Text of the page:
At the end of nine months, hopefully before nine months after the end of the year, which are completely retrospective. So them, it's the whole idea of being more consultative, more advisory and less about just delivering numbers, I think.
Paul Shrimpling: [00:15:40] Yeah. Well, we're definitely on the same hymn sheet with that, but a very few firms succeed at doing that.
James Appel: [00:15:45] Jason and it's, I, I, I think it is a struggle in accountancy firms because accountants are typically people who like to get their head down and deal with it. Yeah. So the challenge is to find people who are willing or able to, to get [00:16:00] in front of people and teach the skills in order to, in order to do that.
So one of our that's one of our main focuses at the moment, or one of my main focuses in the team is to really encourage the picking up the phone rather than hiding behind emails sent pick up the pick up. Tell the client what's happening. And if there's a delay to something, pick up the phone, tell the client what's happening.
Those, those customer service touch points are what really make a difference between I think will make a huge difference between just a firm that delivers figures and someone who's really trying to have a relationship with their clients. So that's one of my, my main focuses at the minute.
Is it so
Paul Shrimpling: [00:16:36] work? So what are you doing then to what? And let's ask about that question. What have you done? That's actually worked best at encouraging your team of 50 to pick up the phone first, an email second.
James Appel: [00:16:49] Yeah. So it's, it's at the moment it's still a lot about conversations and encouragement in order to do so internal conversation, internal conversations like that.
I think that if you allow people to [00:17:00] show for themselves that these things can be. Rather than enforcing it, then that's always the best way of, of these things happening. So at the moment, we're still at the stage of encouraging people to pick up the phone at at least these certain points and see that word for themselves.
Right. We talk about technology and we talk about being able to track whether people do actually pick up the phone and do that. So we are, we are looking at systems such as carbon, which is an account of what, you know, work plan management system, which you can. Really try and monitor whether this is really happening.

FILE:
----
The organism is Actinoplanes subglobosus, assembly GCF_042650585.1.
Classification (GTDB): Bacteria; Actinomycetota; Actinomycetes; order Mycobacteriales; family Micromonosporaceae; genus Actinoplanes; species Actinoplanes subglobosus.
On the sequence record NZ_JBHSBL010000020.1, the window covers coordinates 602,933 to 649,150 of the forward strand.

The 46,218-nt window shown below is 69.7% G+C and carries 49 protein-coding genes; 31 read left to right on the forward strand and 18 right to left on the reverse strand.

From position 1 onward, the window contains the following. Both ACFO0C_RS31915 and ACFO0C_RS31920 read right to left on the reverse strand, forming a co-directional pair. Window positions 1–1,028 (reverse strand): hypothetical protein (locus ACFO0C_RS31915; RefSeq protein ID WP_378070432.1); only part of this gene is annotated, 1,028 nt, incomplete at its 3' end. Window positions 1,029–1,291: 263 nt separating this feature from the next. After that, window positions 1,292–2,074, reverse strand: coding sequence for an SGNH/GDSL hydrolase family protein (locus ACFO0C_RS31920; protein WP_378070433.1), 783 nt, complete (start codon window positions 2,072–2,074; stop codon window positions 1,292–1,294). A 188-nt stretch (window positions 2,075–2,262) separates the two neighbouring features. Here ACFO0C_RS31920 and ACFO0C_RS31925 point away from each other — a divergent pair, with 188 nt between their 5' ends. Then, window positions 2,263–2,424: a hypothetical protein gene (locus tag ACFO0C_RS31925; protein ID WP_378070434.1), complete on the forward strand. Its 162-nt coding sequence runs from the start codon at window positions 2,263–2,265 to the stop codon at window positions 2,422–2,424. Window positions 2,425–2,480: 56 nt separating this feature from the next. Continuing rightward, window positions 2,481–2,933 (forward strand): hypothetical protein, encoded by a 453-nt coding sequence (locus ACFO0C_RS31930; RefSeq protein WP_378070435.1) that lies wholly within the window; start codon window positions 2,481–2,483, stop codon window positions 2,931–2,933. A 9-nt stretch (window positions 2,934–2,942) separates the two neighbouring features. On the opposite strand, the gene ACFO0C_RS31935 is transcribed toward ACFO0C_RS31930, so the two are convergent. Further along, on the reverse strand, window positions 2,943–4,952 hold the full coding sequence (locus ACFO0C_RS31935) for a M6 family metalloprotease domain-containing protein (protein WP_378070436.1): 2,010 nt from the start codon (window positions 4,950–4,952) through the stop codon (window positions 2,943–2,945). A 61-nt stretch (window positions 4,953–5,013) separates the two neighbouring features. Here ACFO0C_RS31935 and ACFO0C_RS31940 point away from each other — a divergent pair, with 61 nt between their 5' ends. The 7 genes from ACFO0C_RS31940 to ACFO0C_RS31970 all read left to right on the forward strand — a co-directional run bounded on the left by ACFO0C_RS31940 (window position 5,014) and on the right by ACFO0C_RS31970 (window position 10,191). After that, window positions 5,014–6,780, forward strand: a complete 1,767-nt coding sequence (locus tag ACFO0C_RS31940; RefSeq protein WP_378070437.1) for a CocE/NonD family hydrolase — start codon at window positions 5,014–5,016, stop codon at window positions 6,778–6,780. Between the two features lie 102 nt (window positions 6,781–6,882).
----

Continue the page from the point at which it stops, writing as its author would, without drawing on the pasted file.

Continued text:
I mean, not quite yet there yet with the ability to monitor and the stove aligned very much on, on, on, you know, on it.
Paul Shrimpling: [00:17:40] Yeah. Yeah. Yeah. I just I, I talk on stage whenever I get the chance is about hand to install the habits that will support the future success. Yeah. And because we're all predisposed the way our brains are wired.
When you look at the neuroscience deal with the fall said
[00:18:00] James Appel: [00:17:59] last year, say again, you do what the file did last year, because that's what we do.
Paul Shrimpling: [00:18:04] So there's that. So that's, that's the tool. So one of the, one of the parts of the science of habit is, is if you've got the right tool, it can on your change, the tool, it can start influencing the installation of a new habit.
The and the file last year's file is, is one of those tools find it interesting that one of the firms we work with have as when you metaphorically opened the file, the actual process for getting going that that's the opportunity to influence that. So actually the first page, which is the, you know, the job briefing.
When starting, if you can go right, do this first, do this second, do this third. And all of a sudden that acts as the trigger for the behavior change and the installation of a decent new habits revolves around the installation of the trigger that prompts the behavior. Yeah. So we can encourage the behavior, but unless we change the [00:19:00] triggers yep.
They'll all revert back to doing what they've always done. Well, not all of them, because of course your team of 50 you're encouraging them all. Yeah. Probably five of them are actually all over it. Yeah, that's right. Maybe more. I don't know. And there's five of them were absolutely, there's no way I'm doing that.
I might tell you I am, but I'm not going to because the, you know, there's that standard deviation curve around chain. So I just wonder what, what have you done and that's sorry, the carbon. Presents an opportunity to influence the trigger that then drives or prompts cues, the next behavior. Yeah. And
James Appel: [00:19:32] I've spoken to a couple of, of, of people who have tried influencing change by itself.